The 9 Signs of a Great Company Leader

Remembering these simple traits of great leadership can keep your crew happier and working toward your most important business goals.

The 9 Signs of a Great Company Leader

The best bosses make their employees feel that what they do will benefit them as much as it does the company. (Photo: NSSF)

Many people are good bosses. Some people are great bosses. A handful go even further: They’re phenomenal, not only because of what you see them do, but also because of what you don’t see them do. If you’re a truly phenomenal boss, what your employees see is far from everything they get.

Understand the Motivation

Sometimes an employee makes a mistake or does the wrong thing. Sometimes an employee jockeys for position, plays political games or ignores company objectives in pursuit of a personal agenda. When that happens, it’s easy to assume that person won’t listen or doesn’t care.

But there is almost always a deeper reason: The individual feels stifled, feels he or she has no control, feels marginalized or frustrated — or maybe is just trying to find a sense of meaning in their work. Effective bosses deal with actions. Great bosses search for the underlying issues that, when overcome, lead to a much bigger change for the better.

Forgive, Forget

When an employee makes a mistake — especially a major mistake — it’s easy to forever view that employee through the perspective of that mistake. I know. I’ve done it. But one mistake, or one weakness, is just one part of the whole person.

Great bosses are able to step back, set aside a mistake and think about the whole employee. If you’re a great boss, you can also forget that mistake because you know that viewing any employee through the lens of one incident may forever impact how you treat that employee. To forgive may be divine, but to forget can be even more divine.

Emphasize Goals

Good bosses inspire their employees to achieve company goals. The best bosses make their employees feel that what they do will benefit them as much as it does the company. After all, for whom will you work harder: a company or yourself? 

Whether they get professional development, an opportunity to grow or a chance to shine, employees who feel a sense of personal purpose almost always outperform employees who feel a sense of company purpose. If you’re a great boss, you know your employees well enough to tap the personal, not just the professional.

Support Structure

A client gets upset. A supplier feels shortchanged. A colleague gets frustrated. Whatever the issue, good bosses support their employees. They know that to do otherwise undermines the employee’s credibility and possibly authority.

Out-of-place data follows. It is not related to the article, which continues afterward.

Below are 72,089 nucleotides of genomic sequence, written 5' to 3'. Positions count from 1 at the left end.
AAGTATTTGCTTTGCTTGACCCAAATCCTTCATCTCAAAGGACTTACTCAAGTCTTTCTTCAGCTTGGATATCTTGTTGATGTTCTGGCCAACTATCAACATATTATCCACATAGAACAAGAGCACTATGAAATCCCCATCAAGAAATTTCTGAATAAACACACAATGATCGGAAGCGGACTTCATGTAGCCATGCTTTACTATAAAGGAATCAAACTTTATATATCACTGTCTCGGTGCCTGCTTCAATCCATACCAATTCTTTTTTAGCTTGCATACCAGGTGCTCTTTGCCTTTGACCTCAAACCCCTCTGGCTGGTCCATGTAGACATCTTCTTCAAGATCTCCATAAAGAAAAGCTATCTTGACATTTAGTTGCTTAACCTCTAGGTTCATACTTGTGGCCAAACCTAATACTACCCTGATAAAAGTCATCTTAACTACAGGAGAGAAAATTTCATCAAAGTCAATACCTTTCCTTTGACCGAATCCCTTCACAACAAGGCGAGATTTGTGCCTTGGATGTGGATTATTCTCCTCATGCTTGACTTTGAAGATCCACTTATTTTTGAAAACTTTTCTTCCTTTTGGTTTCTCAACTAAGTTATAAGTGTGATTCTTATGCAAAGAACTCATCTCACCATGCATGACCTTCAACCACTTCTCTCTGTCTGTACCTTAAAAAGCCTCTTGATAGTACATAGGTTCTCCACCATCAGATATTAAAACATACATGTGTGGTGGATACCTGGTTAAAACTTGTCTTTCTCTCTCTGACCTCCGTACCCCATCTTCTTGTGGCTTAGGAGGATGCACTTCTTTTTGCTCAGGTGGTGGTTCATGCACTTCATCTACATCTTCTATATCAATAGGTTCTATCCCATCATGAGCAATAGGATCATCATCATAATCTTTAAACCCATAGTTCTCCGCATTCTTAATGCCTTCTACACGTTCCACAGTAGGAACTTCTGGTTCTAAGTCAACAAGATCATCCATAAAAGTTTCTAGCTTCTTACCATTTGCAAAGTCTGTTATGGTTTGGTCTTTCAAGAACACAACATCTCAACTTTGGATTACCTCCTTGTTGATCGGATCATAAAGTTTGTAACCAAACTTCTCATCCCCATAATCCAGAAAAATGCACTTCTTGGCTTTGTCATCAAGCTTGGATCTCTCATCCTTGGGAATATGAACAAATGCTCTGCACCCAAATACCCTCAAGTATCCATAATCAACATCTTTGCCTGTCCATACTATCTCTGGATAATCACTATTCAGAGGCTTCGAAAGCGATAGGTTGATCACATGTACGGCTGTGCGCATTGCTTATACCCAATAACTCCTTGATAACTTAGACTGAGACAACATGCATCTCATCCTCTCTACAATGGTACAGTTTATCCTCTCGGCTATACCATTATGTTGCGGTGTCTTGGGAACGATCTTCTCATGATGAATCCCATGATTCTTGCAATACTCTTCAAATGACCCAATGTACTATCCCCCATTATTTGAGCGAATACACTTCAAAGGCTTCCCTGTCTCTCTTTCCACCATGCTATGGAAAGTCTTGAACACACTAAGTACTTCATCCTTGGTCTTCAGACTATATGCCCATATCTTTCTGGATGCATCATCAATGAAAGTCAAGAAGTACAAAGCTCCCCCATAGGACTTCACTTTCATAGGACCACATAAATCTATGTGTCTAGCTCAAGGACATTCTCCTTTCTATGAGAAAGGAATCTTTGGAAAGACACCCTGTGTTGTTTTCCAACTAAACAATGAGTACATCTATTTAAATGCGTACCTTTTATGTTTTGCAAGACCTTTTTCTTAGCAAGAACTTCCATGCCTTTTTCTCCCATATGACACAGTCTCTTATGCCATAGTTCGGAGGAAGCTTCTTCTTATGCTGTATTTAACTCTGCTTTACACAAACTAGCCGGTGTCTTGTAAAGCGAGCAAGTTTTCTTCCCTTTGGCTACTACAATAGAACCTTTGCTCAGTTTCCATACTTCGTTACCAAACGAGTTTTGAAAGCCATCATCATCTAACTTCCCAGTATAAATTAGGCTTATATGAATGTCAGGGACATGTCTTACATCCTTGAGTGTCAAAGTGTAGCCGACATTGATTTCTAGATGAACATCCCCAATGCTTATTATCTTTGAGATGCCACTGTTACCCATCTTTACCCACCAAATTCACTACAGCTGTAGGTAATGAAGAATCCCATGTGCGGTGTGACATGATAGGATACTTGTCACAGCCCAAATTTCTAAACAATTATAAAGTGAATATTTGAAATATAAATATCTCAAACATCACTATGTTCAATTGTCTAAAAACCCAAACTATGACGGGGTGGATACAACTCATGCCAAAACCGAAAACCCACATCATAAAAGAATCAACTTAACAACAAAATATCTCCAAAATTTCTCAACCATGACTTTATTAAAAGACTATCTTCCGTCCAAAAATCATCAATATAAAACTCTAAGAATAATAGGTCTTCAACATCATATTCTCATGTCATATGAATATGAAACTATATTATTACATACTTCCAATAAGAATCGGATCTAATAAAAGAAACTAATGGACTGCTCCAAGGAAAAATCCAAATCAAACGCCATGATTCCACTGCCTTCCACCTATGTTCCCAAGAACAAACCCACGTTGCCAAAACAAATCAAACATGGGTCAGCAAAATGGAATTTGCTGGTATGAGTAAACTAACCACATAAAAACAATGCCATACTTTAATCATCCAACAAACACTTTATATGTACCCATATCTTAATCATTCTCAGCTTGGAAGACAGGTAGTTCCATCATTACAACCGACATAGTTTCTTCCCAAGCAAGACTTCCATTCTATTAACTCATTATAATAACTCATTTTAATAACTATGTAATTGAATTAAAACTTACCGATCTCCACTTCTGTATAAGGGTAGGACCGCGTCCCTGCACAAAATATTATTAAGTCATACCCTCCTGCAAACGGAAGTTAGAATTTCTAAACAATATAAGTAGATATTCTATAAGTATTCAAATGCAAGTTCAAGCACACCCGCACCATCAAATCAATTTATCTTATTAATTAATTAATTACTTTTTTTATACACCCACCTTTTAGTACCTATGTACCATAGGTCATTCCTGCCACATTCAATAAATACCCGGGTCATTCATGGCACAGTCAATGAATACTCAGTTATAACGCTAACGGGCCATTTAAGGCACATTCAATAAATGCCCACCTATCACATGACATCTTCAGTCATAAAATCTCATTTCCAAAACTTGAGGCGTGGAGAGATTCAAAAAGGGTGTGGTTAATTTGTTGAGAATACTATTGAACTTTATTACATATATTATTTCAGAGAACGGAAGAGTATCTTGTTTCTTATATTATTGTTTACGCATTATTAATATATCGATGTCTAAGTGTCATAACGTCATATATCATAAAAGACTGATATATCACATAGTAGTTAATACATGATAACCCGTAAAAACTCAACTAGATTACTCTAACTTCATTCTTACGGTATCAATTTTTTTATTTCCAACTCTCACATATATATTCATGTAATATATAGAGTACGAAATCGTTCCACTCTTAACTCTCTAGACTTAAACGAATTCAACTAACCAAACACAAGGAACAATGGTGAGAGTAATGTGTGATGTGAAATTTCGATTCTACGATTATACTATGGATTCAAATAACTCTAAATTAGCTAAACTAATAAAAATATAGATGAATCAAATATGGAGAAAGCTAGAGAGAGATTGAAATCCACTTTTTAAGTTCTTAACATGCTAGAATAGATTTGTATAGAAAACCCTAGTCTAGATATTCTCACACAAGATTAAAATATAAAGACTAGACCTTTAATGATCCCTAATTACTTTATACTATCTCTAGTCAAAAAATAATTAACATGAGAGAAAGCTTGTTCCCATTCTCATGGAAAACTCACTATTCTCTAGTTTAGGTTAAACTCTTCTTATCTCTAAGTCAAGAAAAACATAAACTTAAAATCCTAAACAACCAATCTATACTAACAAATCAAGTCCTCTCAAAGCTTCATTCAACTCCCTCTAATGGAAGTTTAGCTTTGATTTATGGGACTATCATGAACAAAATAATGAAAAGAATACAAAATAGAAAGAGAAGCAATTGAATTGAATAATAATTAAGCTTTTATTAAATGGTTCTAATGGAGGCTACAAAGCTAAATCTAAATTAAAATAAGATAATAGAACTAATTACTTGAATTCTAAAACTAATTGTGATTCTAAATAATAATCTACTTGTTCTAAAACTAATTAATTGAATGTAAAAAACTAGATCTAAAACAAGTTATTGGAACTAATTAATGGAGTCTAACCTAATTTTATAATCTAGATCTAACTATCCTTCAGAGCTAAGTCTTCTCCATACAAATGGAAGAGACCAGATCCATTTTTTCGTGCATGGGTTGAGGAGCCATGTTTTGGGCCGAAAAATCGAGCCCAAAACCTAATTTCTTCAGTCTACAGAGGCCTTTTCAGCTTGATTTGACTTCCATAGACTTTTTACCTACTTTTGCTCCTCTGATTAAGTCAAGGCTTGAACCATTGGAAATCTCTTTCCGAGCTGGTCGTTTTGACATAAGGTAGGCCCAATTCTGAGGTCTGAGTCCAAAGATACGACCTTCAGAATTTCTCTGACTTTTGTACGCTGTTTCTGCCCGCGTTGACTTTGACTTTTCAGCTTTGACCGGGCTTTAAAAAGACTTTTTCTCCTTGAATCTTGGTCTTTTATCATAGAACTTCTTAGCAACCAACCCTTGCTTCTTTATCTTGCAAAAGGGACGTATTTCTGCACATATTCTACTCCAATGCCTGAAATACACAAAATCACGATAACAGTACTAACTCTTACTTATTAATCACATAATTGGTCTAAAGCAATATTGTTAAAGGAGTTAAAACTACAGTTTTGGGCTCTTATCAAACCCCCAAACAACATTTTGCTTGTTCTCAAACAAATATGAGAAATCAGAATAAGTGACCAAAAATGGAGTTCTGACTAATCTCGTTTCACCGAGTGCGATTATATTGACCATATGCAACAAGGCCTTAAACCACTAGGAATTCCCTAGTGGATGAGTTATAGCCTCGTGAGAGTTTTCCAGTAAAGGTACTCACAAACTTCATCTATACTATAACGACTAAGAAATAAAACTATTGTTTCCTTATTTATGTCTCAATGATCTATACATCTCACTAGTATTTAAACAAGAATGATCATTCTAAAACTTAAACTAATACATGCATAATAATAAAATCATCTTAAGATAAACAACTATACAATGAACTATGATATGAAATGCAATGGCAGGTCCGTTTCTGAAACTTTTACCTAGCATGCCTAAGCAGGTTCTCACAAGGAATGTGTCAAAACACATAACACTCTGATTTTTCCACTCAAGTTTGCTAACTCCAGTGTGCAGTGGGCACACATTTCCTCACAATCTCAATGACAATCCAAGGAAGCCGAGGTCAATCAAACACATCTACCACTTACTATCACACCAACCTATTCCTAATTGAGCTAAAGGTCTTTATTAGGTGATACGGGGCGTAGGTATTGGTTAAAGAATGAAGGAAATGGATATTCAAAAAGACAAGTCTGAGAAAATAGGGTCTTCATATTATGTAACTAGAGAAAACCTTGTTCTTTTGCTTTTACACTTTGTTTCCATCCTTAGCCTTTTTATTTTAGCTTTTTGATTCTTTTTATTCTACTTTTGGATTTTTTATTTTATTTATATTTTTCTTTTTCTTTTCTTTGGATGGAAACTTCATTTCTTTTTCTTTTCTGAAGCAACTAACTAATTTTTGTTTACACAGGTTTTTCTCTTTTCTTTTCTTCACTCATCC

Afterward, most bosses will say to the employee, “Listen, I stood up for you, but ...” If you’re a great boss, you don’t say anything afterward. You feel that supporting your employees — even if that shines a negative spotlight on you — is the right thing to do and is therefore unexceptional.

Decide Privately

When a decision needs to be made, most of the time the best person to make that decision isn’t the boss. Most of the time, the best person is the employee closest to the issue. 

Decisiveness is a quality of a good boss. Great bosses are decisive too, but often in a different way: They decide they aren’t the right person to make a decision, and then decide who is the right person.  

Avoid Control Problems

Many people desperately want to be the boss so they can finally call the shots. As a great boss, you don’t care about control. So your employees don’t see you as someone who exercises control. And that’s great because you would rather be seen as a person who helps.

Let Employees Learn Lessons

It’s easy for a boss to get heavy-handed and turn a teachable moment into a lesson learned. It’s a lot harder to let people learn their own lessons, even though the lessons we learn on our own are the lessons we remember forever.

Great bosses don’t scold or dictate; they work together with an employee to figure out what happened and what to do to correct the mistake. They help find a better way, not a disciplinary way.

Let Employees Have Ideas

Years ago, I worked in manufacturing and my boss sent me to help move the production control offices. It was basically manual labor, but for two days it put me in a position to watch and hear and learn a lot about how the plant’s production flow was controlled. I found it fascinating, and later I asked my boss if I could be trained to fill in as a production clerk.

Those two days sparked a lifelong interest in productivity and process improvement. Later he admitted he had a larger motive. “I knew you’d go in there with your eyes wide open,” he said. “And once you got a little taste, I knew you’d love it.”

If you’re a great boss, you see the potential in your employees — and you find ways to let them have the ideas.

Always Seek Improvement

Leadership is like a smorgasbord of insecurity. You name it, bosses worry about it.

That’s why the best leaders go home every day feeling they could have done things a little better or faster or smarter. They wish they had treated employees with a little more sensitivity or empathy. Most important, they go home feeling they could have done more to fulfill the trust their employees place in them.

About the Author: Jeff Haden is a contributing editor for and a LinkedIn Influencer.


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